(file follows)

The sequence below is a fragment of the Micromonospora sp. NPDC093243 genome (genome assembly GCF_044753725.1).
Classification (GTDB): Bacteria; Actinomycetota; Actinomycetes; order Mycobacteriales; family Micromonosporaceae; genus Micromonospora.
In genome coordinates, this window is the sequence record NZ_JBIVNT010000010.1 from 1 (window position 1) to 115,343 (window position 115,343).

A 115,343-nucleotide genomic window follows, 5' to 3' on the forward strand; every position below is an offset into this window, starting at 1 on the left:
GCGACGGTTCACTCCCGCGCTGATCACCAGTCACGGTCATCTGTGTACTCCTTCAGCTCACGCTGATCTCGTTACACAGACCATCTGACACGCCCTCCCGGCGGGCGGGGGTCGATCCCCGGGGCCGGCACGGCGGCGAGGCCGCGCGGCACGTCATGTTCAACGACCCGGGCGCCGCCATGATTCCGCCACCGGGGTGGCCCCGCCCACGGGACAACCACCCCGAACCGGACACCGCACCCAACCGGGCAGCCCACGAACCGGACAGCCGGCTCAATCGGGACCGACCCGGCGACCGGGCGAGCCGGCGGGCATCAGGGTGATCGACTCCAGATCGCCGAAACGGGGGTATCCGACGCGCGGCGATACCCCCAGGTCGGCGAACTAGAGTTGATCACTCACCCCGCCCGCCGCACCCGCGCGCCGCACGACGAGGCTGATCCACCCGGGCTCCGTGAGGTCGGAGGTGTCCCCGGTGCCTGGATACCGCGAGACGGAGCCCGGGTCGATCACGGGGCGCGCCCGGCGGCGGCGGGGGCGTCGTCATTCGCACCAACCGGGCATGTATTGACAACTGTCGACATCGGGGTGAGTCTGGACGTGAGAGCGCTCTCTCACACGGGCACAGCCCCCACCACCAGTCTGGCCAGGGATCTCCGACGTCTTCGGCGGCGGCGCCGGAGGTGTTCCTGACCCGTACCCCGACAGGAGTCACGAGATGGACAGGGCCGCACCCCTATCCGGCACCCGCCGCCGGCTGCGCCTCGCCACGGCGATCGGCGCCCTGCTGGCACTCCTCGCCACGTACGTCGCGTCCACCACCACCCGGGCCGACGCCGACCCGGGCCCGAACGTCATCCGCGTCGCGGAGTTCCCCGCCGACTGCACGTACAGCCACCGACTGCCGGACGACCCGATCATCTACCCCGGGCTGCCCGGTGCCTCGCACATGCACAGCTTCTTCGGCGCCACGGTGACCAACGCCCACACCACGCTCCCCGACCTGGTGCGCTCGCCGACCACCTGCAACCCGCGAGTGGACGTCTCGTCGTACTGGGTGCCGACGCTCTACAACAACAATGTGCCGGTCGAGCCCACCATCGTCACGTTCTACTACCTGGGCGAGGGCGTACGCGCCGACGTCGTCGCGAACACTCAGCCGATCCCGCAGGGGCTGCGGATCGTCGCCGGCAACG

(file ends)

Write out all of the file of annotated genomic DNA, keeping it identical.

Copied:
The sequence below is a fragment of the Micromonospora sp. NPDC093243 genome (genome assembly GCF_044753725.1).
Classification (GTDB): Bacteria; Actinomycetota; Actinomycetes; order Mycobacteriales; family Micromonosporaceae; genus Micromonospora.
In genome coordinates, this window is the sequence record NZ_JBIVNT010000010.1 from 1 (window position 1) to 115,343 (window position 115,343).

A 115,343-nucleotide genomic window follows, 5' to 3' on the forward strand; every position below is an offset into this window, starting at 1 on the left:
GCGACGGTTCACTCCCGCGCTGATCACCAGTCACGGTCATCTGTGTACTCCTTCAGCTCACGCTGATCTCGTTACACAGACCATCTGACACGCCCTCCCGGCGGGCGGGGGTCGATCCCCGGGGCCGGCACGGCGGCGAGGCCGCGCGGCACGTCATGTTCAACGACCCGGGCGCCGCCATGATTCCGCCACCGGGGTGGCCCCGCCCACGGGACAACCACCCCGAACCGGACACCGCACCCAACCGGGCAGCCCACGAACCGGACAGCCGGCTCAATCGGGACCGACCCGGCGACCGGGCGAGCCGGCGGGCATCAGGGTGATCGACTCCAGATCGCCGAAACGGGGGTATCCGACGCGCGGCGATACCCCCAGGTCGGCGAACTAGAGTTGATCACTCACCCCGCCCGCCGCACCCGCGCGCCGCACGACGAGGCTGATCCACCCGGGCTCCGTGAGGTCGGAGGTGTCCCCGGTGCCTGGATACCGCGAGACGGAGCCCGGGTCGATCACGGGGCGCGCCCGGCGGCGGCGGGGGCGTCGTCATTCGCACCAACCGGGCATGTATTGACAACTGTCGACATCGGGGTGAGTCTGGACGTGAGAGCGCTCTCTCACACGGGCACAGCCCCCACCACCAGTCTGGCCAGGGATCTCCGACGTCTTCGGCGGCGGCGCCGGAGGTGTTCCTGACCCGTACCCCGACAGGAGTCACGAGATGGACAGGGCCGCACCCCTATCCGGCACCCGCCGCCGGCTGCGCCTCGCCACGGCGATCGGCGCCCTGCTGGCACTCCTCGCCACGTACGTCGCGTCCACCACCACCCGGGCCGACGCCGACCCGGGCCCGAACGTCATCCGCGTCGCGGAGTTCCCCGCCGACTGCACGTACAGCCACCGACTGCCGGACGACCCGATCATCTACCCCGGGCTGCCCGGTGCCTCGCACATGCACAGCTTCTTCGGCGCCACGGTGACCAACGCCCACACCACGCTCCCCGACCTGGTGCGCTCGCCGACCACCTGCAACCCGCGAGTGGACGTCTCGTCGTACTGGGTGCCGACGCTCTACAACAACAATGTGCCGGTCGAGCCCACCATCGTCACGTTCTACTACCTGGGCGAGGGCGTACGCGCCGACGTCGTCGCGAACACTCAGCCGATCCCGCAGGGGCTGCGGATCGTCGCCGGCAACG